Keep it Simple
I asked Paul Mayne, a fellow bootstrapper and creator of Day One, the #1 journaling app for iPhone and iPad, what his top advice for aspiring software entrepreneurs would be. Without hesitation he said, “start simple.” I couldn’t agree more. When working on a new product, continually ask yourself, “whats the one feature this needs?” Strip it down to the bare essentials. Chances are the feature that your Mom thought would be nice to have isn’t necessary for launch. It’s easy to add features after you launch because your customers will let you know what’s missing.
You don’t have the money to advertise. You don’t have the money to hire a great PR person. What you do have is your time and skills. Hustle to guest post, speak at events, and hack trade shows. Be active in community forums, write good content and ask people to distribute it. Hang out on the LinkedIn groups for your niche and pester people for help with your ideas. Be passionate about your work.
Don’t Give Up – It Takes Time
You’ll progress slower than you think. Don’t give up. Odds are that your first product launch will most likely be embarrassing (“what, only 3 people downloaded my app yesterday!?”). Treat everything as a learning experience and make improvements. However, don’t let learning get in the way of launching. You’ll learn more by launching than you will by attending a conference or reading a book. So, don’t be afraid to launch – earning that first dollar will do wonders for your motivation to keep going. Your friends will mock you when you’re excited that you made $10 yesterday. Just keep going. The first version of my iPhone app, Landscaper’s Companion, had just 500 plants and looked like a 5 year old made it. I even charged $9.99 for it. An early reviewer told me that “God would shame me for selling such crap.” Looking back it is pretty embarrassing. But 2 1/2 years later and countless improvements implemented, Landscaper’s Companion is the #1 landscaping app on iPhone and iPad.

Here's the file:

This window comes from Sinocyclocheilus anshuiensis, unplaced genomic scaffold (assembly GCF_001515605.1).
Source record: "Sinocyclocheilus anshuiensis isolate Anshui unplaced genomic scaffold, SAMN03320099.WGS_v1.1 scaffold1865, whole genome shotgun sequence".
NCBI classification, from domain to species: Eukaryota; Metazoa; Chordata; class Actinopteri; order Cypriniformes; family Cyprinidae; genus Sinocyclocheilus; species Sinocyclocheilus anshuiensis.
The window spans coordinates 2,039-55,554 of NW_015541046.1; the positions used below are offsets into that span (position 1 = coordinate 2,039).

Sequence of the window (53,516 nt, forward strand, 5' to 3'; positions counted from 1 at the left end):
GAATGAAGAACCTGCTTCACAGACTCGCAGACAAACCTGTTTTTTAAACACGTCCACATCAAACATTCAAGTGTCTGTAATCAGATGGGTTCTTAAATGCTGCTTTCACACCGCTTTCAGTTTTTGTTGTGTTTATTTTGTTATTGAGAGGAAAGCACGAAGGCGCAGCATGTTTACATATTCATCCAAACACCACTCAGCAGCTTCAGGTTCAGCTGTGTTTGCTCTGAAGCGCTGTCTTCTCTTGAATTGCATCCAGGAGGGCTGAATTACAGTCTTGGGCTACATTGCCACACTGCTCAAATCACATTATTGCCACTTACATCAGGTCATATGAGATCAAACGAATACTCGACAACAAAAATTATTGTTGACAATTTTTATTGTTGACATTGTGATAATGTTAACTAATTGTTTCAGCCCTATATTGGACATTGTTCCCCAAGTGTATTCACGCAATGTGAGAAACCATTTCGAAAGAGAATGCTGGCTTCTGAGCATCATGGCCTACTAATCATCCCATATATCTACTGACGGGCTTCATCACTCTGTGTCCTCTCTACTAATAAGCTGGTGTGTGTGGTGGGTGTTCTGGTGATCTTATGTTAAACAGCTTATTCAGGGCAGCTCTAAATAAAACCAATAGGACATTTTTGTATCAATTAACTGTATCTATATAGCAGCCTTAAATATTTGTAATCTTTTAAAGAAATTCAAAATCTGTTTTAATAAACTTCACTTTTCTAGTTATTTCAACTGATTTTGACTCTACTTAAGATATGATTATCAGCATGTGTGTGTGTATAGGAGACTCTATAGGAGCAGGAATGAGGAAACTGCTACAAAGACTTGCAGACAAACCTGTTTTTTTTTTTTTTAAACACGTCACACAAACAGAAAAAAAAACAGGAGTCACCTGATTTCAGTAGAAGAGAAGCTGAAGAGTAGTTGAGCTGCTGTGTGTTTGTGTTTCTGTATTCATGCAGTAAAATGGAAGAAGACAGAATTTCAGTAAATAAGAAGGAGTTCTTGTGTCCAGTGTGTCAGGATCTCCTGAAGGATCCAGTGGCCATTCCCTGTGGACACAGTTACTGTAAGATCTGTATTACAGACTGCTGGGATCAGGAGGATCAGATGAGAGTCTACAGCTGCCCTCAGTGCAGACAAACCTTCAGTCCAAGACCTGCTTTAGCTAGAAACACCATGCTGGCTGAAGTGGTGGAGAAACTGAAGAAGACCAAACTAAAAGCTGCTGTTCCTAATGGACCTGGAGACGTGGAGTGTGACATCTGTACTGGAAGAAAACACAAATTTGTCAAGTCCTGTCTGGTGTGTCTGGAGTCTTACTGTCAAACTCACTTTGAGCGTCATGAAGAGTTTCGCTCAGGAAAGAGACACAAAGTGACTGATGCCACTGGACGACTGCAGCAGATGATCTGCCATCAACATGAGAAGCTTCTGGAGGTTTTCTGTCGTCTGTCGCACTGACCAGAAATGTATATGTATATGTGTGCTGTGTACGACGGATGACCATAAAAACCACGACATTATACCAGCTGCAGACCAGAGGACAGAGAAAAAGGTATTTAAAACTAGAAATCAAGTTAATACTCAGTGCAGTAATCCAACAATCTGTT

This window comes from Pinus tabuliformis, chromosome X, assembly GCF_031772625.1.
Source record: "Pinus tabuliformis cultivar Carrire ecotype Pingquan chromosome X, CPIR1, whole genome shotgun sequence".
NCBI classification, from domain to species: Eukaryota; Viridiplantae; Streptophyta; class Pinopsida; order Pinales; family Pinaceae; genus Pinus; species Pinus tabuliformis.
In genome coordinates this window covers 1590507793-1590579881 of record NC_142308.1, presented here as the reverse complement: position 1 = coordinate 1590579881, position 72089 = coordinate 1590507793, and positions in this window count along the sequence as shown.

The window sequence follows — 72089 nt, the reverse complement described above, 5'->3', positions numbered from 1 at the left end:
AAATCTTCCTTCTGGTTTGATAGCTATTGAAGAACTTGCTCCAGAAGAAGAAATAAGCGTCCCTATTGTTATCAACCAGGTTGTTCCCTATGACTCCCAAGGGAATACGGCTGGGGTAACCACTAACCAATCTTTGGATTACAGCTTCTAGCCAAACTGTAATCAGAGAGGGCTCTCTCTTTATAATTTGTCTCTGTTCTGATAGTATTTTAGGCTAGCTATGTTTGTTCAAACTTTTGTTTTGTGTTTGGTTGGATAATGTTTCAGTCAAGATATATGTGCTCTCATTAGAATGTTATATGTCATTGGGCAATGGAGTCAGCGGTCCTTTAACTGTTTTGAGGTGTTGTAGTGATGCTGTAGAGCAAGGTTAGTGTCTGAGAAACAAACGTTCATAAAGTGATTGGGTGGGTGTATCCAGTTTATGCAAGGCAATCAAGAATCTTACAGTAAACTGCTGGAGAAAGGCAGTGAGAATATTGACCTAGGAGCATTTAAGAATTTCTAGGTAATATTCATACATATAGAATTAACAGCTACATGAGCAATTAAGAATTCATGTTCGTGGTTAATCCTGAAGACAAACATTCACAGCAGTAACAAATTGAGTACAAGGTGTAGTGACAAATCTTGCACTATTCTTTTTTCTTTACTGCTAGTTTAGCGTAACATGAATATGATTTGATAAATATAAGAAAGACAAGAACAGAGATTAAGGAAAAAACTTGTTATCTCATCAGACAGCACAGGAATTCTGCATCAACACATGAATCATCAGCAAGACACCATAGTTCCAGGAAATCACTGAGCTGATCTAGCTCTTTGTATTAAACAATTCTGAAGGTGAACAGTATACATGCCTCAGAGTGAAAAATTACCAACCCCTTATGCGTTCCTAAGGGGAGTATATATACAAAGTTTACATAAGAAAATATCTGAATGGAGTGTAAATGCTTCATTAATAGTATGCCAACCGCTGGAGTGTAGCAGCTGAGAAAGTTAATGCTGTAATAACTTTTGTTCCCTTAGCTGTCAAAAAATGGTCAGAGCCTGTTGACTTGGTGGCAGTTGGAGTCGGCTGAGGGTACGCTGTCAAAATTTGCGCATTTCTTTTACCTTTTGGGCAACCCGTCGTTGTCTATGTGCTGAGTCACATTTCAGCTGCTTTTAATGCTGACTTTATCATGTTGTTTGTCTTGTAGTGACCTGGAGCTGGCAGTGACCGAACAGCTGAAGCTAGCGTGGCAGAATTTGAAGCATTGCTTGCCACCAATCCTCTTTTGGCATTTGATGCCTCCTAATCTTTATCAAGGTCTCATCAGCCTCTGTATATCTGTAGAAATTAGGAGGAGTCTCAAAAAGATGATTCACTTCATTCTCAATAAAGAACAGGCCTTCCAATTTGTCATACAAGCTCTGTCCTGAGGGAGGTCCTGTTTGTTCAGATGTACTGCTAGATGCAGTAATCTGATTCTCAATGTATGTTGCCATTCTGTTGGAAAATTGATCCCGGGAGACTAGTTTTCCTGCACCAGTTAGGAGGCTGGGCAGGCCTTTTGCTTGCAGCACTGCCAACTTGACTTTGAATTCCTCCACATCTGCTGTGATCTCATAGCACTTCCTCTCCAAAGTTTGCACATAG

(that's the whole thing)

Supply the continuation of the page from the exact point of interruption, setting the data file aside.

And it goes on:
Get To It!
Notice I don’t say anything about learning the next great mobile app framework or NoSQL database do-hicky. Learning those are great. But they’re not going to launch the product for you. What will make you launch is using your time and persistence. We all have busy lives, and you will be tempted to take the night off and “make it up tomorrow”. Unfortunately, tomorrow will be just as busy as today. If you haven’t launched yet, try this: spend 15 minutes every day, no matter what, to move your product forward. It can be as simple as tweaking some copy on your website or answering a support email. Reading Techcrunch does not count. Once you do launch, don’t get discouraged. Every great journey starts with one step, and launching counts as a giant leap.